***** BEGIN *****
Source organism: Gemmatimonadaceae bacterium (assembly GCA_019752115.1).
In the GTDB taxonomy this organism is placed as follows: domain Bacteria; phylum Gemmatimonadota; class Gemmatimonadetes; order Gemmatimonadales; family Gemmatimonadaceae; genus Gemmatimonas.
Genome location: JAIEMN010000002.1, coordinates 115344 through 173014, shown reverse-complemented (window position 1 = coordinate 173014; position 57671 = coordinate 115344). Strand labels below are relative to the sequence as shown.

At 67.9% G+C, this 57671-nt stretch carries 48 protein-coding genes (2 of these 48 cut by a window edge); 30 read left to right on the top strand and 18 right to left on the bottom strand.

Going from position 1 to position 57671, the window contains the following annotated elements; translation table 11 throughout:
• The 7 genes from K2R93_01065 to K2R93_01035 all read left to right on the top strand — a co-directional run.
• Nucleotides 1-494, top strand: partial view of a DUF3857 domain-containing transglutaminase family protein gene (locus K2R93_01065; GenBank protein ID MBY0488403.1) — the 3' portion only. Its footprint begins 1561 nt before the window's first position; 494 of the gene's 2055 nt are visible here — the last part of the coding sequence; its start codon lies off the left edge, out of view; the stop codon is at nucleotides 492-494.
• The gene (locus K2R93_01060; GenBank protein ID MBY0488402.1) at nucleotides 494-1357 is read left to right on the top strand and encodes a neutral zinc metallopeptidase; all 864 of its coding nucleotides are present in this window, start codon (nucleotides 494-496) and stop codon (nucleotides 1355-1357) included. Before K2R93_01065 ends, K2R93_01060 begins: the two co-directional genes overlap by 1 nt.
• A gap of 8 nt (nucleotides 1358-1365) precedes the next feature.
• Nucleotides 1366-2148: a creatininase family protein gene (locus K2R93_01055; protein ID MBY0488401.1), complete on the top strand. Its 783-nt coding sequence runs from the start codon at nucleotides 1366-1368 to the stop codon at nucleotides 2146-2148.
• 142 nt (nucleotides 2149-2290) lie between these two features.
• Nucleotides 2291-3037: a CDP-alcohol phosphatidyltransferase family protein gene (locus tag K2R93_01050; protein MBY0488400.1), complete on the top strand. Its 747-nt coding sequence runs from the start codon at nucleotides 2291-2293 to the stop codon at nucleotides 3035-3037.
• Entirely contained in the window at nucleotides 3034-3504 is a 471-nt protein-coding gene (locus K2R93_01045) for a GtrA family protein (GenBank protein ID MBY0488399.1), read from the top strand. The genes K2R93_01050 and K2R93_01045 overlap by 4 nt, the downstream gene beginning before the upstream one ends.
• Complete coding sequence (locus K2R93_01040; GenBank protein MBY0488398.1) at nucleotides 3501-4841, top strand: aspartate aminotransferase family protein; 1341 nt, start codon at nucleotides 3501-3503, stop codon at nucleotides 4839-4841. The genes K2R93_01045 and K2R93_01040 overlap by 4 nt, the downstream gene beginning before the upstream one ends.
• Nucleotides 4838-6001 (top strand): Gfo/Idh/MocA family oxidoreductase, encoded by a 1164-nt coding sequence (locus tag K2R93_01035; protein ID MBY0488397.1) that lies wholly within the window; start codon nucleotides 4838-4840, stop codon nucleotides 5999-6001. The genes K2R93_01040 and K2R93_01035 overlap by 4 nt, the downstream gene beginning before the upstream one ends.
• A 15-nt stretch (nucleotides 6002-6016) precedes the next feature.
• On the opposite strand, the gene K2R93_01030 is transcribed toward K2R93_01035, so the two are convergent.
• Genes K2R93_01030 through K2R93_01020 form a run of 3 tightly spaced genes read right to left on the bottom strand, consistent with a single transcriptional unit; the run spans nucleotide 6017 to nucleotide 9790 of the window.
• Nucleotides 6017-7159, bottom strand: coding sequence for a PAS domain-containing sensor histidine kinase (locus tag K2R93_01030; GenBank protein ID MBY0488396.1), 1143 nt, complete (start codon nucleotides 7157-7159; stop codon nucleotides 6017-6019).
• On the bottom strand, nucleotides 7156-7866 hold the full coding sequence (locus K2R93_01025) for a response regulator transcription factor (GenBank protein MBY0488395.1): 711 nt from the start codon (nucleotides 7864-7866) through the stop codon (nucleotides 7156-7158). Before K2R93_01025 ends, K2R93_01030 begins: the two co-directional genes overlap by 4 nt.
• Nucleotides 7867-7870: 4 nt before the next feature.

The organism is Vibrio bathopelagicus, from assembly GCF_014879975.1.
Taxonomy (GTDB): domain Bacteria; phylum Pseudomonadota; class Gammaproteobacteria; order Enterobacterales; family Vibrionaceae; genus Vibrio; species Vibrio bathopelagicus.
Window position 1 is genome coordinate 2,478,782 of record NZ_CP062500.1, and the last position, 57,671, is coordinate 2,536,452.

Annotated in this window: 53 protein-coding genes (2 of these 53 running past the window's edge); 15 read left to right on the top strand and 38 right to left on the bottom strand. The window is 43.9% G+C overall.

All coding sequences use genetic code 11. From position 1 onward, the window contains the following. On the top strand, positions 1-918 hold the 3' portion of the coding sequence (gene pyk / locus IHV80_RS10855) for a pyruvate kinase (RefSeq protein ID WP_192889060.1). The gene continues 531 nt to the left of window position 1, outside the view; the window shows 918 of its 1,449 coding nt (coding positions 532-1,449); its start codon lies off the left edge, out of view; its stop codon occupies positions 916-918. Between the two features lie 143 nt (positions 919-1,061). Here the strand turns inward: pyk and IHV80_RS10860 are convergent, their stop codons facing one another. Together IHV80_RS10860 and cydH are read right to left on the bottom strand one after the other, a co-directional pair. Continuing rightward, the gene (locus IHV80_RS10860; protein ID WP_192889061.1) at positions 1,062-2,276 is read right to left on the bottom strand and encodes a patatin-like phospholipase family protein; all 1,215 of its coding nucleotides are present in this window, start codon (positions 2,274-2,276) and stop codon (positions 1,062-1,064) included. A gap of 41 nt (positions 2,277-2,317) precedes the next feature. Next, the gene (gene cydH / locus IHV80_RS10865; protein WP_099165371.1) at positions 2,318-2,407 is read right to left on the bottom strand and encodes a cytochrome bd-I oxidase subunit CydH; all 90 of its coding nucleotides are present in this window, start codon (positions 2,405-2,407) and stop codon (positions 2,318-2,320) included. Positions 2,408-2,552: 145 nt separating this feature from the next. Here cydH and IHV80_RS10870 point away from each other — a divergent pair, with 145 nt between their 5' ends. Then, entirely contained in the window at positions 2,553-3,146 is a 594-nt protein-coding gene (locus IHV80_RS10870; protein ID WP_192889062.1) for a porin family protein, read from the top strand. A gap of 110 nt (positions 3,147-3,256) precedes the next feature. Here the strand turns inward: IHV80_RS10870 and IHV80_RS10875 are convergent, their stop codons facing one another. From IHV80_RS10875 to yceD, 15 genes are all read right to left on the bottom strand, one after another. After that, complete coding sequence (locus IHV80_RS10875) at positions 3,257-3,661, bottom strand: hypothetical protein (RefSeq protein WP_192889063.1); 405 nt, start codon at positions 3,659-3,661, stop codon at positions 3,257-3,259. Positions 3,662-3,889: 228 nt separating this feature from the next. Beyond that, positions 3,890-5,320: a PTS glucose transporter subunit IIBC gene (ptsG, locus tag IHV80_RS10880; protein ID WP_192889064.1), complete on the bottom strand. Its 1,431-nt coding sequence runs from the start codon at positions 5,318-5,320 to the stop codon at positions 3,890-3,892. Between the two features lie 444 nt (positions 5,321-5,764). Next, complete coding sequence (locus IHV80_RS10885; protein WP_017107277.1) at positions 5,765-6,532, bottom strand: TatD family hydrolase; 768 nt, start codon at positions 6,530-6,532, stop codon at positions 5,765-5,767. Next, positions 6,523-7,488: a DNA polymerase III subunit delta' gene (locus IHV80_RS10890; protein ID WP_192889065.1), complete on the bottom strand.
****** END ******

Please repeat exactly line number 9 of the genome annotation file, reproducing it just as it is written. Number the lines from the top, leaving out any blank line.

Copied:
• A gap of 8 nt (nucleotides 1358-1365) precedes the next feature.